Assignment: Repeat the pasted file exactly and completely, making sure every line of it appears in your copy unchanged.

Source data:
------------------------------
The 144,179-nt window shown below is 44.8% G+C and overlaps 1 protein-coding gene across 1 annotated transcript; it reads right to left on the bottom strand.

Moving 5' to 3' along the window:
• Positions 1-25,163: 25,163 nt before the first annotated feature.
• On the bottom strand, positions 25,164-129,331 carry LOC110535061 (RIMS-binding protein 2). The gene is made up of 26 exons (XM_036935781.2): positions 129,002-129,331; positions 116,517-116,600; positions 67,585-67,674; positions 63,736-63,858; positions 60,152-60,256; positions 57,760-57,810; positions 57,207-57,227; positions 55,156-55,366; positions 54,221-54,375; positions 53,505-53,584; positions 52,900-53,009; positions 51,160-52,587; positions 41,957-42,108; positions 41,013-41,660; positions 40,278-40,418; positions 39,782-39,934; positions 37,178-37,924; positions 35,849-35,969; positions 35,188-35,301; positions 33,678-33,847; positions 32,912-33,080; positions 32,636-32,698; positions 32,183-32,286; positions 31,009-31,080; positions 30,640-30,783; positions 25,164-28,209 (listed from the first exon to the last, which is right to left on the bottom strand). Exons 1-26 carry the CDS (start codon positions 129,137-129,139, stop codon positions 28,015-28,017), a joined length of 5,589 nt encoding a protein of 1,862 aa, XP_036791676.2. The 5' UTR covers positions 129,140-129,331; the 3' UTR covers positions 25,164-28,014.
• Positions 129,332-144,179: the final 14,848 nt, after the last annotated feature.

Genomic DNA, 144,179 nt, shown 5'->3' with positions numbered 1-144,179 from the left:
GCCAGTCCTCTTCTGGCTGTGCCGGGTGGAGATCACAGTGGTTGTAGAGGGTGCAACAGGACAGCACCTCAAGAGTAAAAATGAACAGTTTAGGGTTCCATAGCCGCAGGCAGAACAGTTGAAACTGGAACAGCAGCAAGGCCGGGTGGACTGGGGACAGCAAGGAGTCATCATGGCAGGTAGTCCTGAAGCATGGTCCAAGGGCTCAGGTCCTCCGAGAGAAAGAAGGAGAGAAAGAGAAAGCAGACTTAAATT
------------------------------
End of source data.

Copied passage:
The 144,179-nt window shown below is 44.8% G+C and overlaps 1 protein-coding gene across 1 annotated transcript; it reads right to left on the bottom strand.

Moving 5' to 3' along the window:
• Positions 1-25,163: 25,163 nt before the first annotated feature.
• On the bottom strand, positions 25,164-129,331 carry LOC110535061 (RIMS-binding protein 2). The gene is made up of 26 exons (XM_036935781.2): positions 129,002-129,331; positions 116,517-116,600; positions 67,585-67,674; positions 63,736-63,858; positions 60,152-60,256; positions 57,760-57,810; positions 57,207-57,227; positions 55,156-55,366; positions 54,221-54,375; positions 53,505-53,584; positions 52,900-53,009; positions 51,160-52,587; positions 41,957-42,108; positions 41,013-41,660; positions 40,278-40,418; positions 39,782-39,934; positions 37,178-37,924; positions 35,849-35,969; positions 35,188-35,301; positions 33,678-33,847; positions 32,912-33,080; positions 32,636-32,698; positions 32,183-32,286; positions 31,009-31,080; positions 30,640-30,783; positions 25,164-28,209 (listed from the first exon to the last, which is right to left on the bottom strand). Exons 1-26 carry the CDS (start codon positions 129,137-129,139, stop codon positions 28,015-28,017), a joined length of 5,589 nt encoding a protein of 1,862 aa, XP_036791676.2. The 5' UTR covers positions 129,140-129,331; the 3' UTR covers positions 25,164-28,014.
• Positions 129,332-144,179: the final 14,848 nt, after the last annotated feature.

Genomic DNA, 144,179 nt, shown 5'->3' with positions numbered 1-144,179 from the left:
GCCAGTCCTCTTCTGGCTGTGCCGGGTGGAGATCACAGTGGTTGTAGAGGGTGCAACAGGACAGCACCTCAAGAGTAAAAATGAACAGTTTAGGGTTCCATAGCCGCAGGCAGAACAGTTGAAACTGGAACAGCAGCAAGGCCGGGTGGACTGGGGACAGCAAGGAGTCATCATGGCAGGTAGTCCTGAAGCATGGTCCAAGGGCTCAGGTCCTCCGAGAGAAAGAAGGAGAGAAAGAGAAAGCAGACTTAAATT